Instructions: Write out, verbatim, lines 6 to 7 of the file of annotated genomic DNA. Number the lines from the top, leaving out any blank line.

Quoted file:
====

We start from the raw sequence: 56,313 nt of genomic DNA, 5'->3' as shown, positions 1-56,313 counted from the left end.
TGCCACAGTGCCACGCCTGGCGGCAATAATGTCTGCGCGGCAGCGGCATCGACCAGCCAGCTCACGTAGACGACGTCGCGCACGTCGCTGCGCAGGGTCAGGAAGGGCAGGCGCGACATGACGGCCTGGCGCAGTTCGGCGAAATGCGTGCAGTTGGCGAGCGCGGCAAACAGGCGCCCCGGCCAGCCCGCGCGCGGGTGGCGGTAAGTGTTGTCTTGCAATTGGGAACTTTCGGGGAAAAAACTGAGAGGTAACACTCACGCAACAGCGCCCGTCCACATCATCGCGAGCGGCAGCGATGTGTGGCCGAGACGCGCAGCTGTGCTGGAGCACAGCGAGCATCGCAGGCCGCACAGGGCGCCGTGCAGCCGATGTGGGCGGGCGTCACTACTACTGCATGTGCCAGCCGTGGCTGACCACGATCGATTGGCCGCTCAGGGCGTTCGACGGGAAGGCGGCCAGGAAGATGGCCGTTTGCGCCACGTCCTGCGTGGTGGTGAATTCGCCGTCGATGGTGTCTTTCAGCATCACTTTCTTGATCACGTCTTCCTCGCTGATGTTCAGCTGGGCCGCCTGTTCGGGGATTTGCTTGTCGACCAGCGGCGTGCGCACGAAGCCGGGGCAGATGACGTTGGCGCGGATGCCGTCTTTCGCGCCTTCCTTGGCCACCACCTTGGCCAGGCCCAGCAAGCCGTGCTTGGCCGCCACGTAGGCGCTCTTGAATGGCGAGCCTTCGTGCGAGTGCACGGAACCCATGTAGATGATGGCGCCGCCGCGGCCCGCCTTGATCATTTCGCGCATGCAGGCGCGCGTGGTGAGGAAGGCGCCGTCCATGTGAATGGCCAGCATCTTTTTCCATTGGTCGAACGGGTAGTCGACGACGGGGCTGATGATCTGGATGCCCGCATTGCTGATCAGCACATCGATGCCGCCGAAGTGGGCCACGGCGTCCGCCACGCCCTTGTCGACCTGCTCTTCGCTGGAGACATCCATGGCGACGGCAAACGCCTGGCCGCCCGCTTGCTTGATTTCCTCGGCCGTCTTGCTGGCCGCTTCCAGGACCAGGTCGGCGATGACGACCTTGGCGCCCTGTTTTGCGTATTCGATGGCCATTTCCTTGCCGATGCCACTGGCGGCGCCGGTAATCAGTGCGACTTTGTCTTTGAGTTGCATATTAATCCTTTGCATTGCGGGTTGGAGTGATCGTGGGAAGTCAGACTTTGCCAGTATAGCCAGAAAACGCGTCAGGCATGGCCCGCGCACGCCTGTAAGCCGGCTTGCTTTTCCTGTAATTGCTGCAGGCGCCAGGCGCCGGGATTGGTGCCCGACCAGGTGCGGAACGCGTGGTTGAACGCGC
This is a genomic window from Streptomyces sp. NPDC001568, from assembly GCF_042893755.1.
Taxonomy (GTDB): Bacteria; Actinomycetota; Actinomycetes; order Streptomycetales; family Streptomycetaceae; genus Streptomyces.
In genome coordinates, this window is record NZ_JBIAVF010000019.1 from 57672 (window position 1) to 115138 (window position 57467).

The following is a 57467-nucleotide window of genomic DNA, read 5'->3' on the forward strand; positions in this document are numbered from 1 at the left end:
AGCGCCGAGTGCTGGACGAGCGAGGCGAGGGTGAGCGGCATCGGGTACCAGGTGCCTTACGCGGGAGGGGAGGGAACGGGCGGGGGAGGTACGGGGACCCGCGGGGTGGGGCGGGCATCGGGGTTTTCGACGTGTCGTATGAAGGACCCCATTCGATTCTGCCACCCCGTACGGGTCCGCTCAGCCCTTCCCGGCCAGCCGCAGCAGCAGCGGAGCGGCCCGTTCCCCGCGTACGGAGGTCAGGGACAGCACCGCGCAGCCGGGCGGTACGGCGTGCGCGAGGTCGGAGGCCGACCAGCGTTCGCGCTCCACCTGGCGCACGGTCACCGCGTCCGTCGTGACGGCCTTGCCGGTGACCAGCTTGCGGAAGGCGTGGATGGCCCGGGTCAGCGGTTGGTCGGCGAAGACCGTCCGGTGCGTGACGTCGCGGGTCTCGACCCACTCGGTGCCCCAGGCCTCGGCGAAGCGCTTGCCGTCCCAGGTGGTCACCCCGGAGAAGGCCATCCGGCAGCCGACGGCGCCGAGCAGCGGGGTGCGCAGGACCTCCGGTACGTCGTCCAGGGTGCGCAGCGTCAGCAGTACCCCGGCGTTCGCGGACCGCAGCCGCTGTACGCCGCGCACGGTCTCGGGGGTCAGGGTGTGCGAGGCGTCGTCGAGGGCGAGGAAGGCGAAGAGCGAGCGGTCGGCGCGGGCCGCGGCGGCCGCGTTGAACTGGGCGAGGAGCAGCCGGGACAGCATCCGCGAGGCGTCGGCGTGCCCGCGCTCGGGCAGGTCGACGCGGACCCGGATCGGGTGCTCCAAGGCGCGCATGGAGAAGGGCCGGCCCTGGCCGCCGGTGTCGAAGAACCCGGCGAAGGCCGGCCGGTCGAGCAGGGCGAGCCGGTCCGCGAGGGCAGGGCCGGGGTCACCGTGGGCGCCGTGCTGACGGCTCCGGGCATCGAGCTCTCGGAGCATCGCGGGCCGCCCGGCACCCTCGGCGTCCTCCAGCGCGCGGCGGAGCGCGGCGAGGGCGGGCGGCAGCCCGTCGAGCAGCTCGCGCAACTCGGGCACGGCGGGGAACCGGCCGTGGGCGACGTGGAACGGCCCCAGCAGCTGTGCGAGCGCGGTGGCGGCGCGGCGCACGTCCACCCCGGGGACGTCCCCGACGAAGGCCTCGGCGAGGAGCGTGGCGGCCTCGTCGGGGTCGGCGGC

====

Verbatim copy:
The following is a 57467-nucleotide window of genomic DNA, read 5'->3' on the forward strand; positions in this document are numbered from 1 at the left end:
AGCGCCGAGTGCTGGACGAGCGAGGCGAGGGTGAGCGGCATCGGGTACCAGGTGCCTTACGCGGGAGGGGAGGGAACGGGCGGGGGAGGTACGGGGACCCGCGGGGTGGGGCGGGCATCGGGGTTTTCGACGTGTCGTATGAAGGACCCCATTCGATTCTGCCACCCCGTACGGGTCCGCTCAGCCCTTCCCGGCCAGCCGCAGCAGCAGCGGAGCGGCCCGTTCCCCGCGTACGGAGGTCAGGGACAGCACCGCGCAGCCGGGCGGTACGGCGTGCGCGAGGTCGGAGGCCGACCAGCGTTCGCGCTCCACCTGGCGCACGGTCACCGCGTCCGTCGTGACGGCCTTGCCGGTGACCAGCTTGCGGAAGGCGTGGATGGCCCGGGTCAGCGGTTGGTCGGCGAAGACCGTCCGGTGCGTGACGTCGCGGGTCTCGACCCACTCGGTGCCCCAGGCCTCGGCGAAGCGCTTGCCGTCCCAGGTGGTCACCCCGGAGAAGGCCATCCGGCAGCCGACGGCGCCGAGCAGCGGGGTGCGCAGGACCTCCGGTACGTCGTCCAGGGTGCGCAGCGTCAGCAGTACCCCGGCGTTCGCGGACCGCAGCCGCTGTACGCCGCGCACGGTCTCGGGGGTCAGGGTGTGCGAGGCGTCGTCGAGGGCGAGGAAGGCGAAGAGCGAGCGGTCGGCGCGGGCCGCGGCGGCCGCGTTGAACTGGGCGAGGAGCAGCCGGGACAGCATCCGCGAGGCGTCGGCGTGCCCGCGCTCGGGCAGGTCGACGCGGACCCGGATCGGGTGCTCCAAGGCGCGCATGGAGAAGGGCCGGCCCTGGCCGCCGGTGTCGAAGAACCCGGCGAAGGCCGGCCGGTCGAGCAGGGCGAGCCGGTCCGCGAGGGCAGGGCCGGGGTCACCGTGGGCGCCGTGCTGACGGCTCCGGGCATCGAGCTCTCGGAGCATCGCGGGCCGCCCGGCACCCTCGGCGTCCTCCAGCGCGCGGCGGAGCGCGGCGAGGGCGGGCGGCAGCCCGTCGAGCAGCTCGCGCAACTCGGGCACGGCGGGGAACCGGCCGTGGGCGACGTGGAACGGCCCCAGCAGCTGTGCGAGCGCGGTGGCGGCGCGGCGCACGTCCACCCCGGGGACGTCCCCGACGAAGGCCTCGGCGAGGAGCGTGGCGGCCTCGTCGGGGTCGGCGGC